Editorial on metal genre misguided, incorrect

Reading Alex Kessler’s “Sidelined music as valid as mainstream” a couple issues back left a bad taste in my mouth. Others in Atlanta’s metal scene agree: it paints a picture of the metal genre that seems pretentious and has misplaced priorities. We understand that Kessler is trying to give exposure to his interest, one perceived as “niche.” The problem is that, frankly, he isn’t helping.

Some perspective: I am one of several hosts of WREKage, one of WREK Radio’s shows featuring metal programming. I am active in the local metal scene, being familiar with those who help make it all possible, including the band members, the people booking the shows, the diehard fans who attend every sweltering basement show, etc. I think it’s safe to say that I have a certain degree of “expertise” in my favorite genre and that I can speak for many of its local participants. The general attitude presented in Kessler’s article just doesn’t gel with the community.

One of my concerns is with his description of the style’s “ingredients.” The article emphasizes technical skill, application of theory, and a foundation in classical and jazz. Sure, there are bands that incorporate these into their sound, but this is a relatively small group, and even fewer bands within this group that do it well. This is largely because while the technical skill of bands like Dream Theater (Berklee College of Music alumni, mind you, not UC Berkeley; the ‘Nique could stand to employ some fact-checking) cannot be denied, it’s at the cost of complexity. Bands like Haggard may exhibit an interest in the Baroque movement, but the focus is largely on these gimmicky trappings to distract from the uninspired chugging that lies beneath. The song design itself isn’t any more “sophisticated.” The result is less “Bach” and more “Disney.” The comparison to Wagner is a naïve one as well, as it’s nowhere near accurate to suggest that all metal is a single-minded attempt to replicate a feel of “great battles and awe-inspiring victories.”

Kessler also seems to advocate the idea that metal is special, or at least worth respect, due to its treatment of “mature” themes, taking care to avoid the reality that these bands tend to tackle their lyrical subjects with all the subtlety of a sledgehammer. I don’t think Cannibal Corpse are tortured geniuses. Regardless, it isn’t as if metal fans, or fans of any genre at that, care one way or the other what their favorite bands talk about. It’s largely irrelevant to enjoying the music, especially in a genre such as metal where a good chunk of bands make it a point to be unintelligible.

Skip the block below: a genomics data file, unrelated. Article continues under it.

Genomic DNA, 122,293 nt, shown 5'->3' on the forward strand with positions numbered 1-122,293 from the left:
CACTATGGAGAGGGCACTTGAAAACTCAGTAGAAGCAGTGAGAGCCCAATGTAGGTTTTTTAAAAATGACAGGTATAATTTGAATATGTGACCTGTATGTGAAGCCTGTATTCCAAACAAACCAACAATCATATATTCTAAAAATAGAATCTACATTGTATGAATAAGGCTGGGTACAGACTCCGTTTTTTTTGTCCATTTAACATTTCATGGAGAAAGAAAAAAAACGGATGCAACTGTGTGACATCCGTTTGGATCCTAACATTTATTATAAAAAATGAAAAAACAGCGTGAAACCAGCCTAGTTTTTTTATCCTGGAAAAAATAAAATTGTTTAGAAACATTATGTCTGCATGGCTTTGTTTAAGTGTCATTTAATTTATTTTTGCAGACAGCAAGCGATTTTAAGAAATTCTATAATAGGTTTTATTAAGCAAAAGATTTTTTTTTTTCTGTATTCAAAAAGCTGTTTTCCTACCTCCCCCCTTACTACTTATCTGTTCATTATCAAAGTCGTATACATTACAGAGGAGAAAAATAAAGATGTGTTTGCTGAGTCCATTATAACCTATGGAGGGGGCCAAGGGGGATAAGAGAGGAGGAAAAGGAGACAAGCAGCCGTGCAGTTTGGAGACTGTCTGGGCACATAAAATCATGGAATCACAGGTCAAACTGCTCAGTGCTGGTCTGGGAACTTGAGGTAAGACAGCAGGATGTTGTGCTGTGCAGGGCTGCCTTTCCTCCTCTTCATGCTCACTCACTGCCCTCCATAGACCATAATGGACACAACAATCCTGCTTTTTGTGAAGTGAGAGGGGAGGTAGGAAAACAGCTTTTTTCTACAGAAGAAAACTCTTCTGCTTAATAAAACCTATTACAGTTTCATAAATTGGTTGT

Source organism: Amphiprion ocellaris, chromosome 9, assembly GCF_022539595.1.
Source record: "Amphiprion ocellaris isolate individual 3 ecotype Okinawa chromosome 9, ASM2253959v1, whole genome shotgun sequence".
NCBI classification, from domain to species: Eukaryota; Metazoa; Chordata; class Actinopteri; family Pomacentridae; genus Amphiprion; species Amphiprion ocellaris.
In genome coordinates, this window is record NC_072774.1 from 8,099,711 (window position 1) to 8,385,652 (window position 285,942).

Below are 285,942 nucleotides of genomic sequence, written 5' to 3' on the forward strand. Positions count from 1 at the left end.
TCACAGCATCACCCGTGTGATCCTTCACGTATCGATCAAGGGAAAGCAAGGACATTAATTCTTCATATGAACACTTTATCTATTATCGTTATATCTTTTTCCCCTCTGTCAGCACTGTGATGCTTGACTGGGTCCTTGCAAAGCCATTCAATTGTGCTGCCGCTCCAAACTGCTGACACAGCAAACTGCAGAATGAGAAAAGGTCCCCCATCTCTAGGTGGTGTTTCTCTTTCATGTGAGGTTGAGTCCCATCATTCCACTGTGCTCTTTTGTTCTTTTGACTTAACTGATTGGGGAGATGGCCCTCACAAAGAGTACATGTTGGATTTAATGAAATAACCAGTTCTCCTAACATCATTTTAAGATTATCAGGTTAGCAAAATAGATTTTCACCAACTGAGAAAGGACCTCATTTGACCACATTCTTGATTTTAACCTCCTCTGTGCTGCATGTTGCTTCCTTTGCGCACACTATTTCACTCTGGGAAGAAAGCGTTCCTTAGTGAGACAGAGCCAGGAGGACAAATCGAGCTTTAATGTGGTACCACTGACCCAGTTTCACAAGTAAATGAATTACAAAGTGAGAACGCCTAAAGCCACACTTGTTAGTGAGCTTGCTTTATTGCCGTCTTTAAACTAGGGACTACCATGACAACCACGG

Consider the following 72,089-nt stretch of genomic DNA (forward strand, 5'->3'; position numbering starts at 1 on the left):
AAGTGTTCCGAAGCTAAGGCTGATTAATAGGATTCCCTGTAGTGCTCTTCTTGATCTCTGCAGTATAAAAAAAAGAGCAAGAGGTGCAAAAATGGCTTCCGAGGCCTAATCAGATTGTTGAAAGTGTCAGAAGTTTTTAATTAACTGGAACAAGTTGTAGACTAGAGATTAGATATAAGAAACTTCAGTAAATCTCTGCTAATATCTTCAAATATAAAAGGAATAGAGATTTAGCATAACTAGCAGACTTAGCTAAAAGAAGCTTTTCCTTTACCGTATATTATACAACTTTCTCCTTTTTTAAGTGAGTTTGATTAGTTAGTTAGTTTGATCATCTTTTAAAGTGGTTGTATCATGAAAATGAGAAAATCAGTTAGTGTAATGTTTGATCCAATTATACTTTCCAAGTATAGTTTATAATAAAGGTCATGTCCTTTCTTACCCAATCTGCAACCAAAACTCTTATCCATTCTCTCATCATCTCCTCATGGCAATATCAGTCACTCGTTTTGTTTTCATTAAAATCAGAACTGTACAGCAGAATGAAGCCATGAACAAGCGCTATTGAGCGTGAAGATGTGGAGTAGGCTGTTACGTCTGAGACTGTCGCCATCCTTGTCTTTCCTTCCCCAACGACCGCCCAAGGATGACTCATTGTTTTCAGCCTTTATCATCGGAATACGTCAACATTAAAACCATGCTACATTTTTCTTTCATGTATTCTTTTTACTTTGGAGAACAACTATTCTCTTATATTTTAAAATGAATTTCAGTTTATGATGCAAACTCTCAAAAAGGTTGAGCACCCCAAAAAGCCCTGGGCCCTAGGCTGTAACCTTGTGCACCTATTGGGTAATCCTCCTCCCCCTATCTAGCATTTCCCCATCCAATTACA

There’s no need to defend metal. It needs no legitimization with the mainstream. It’s in direct contrast with the fundamental attitude of metal, which for the most part doesn’t even want mainstream success. Many metal bands take pride in being as unappealing to the masses as possible. And those that do try to break free of the underground tend to do so at a cost, undermining their credibility and losing the interest of those fans who loved them for what they were. This is different from simply “evolving” their sound.

Next, Kessler seems to refer only to a kind of metal that developed from the sound of bands like Motörhead, making the claim that “fast guitar playing is a staple of any metal band.” This neglects the foundations of the genre in bands like Black Sabbath, who drew their sound largely from blues. Calling metal “percussive” is also misleading. It’s not a valid characterization, especially the remark about “excessive” distortion. It serves a purpose, so what’s “excessive” about it? And what’s not “tonal” about bands like Dio? This isn’t noise or ambient, it’s an offshoot of rock. It hurts more when these comments stand alongside ones like “techniques like sweep picking and tapping facilitate the study of moving arpeggios over shifting tonal centers.” If this doesn’t put people off of metal, I don’t know what will. But I guess you could always just whip up a GUI interface with Visual Basic to teach people about metal.

A popular image of metal, one of self-importance and showboating, isn’t helped by weak expositions like Kessler’s. The result is pop culture representations, comedic or otherwise, like Metalocalypse which laugh at the community instead of with it. The further stigmatization of metal and its fans isn’t appreciated, regardless of intent. And many of us believe the best metal bands today aren’t the ones that get fancy music degrees and sell out arenas, but are the ones found in bars and basements where the real emotional impact of the music can be experienced. This isn’t a matter of taste for the most part; it’s a matter of principle. You don’t communicate that to an outsider by trying to explain to them the application of theory involved or what the academic substance of the lyrical content is trying to convey—you just share one of the buds from your mp3 player.

 

Corey Reynolds

Third-year BIOL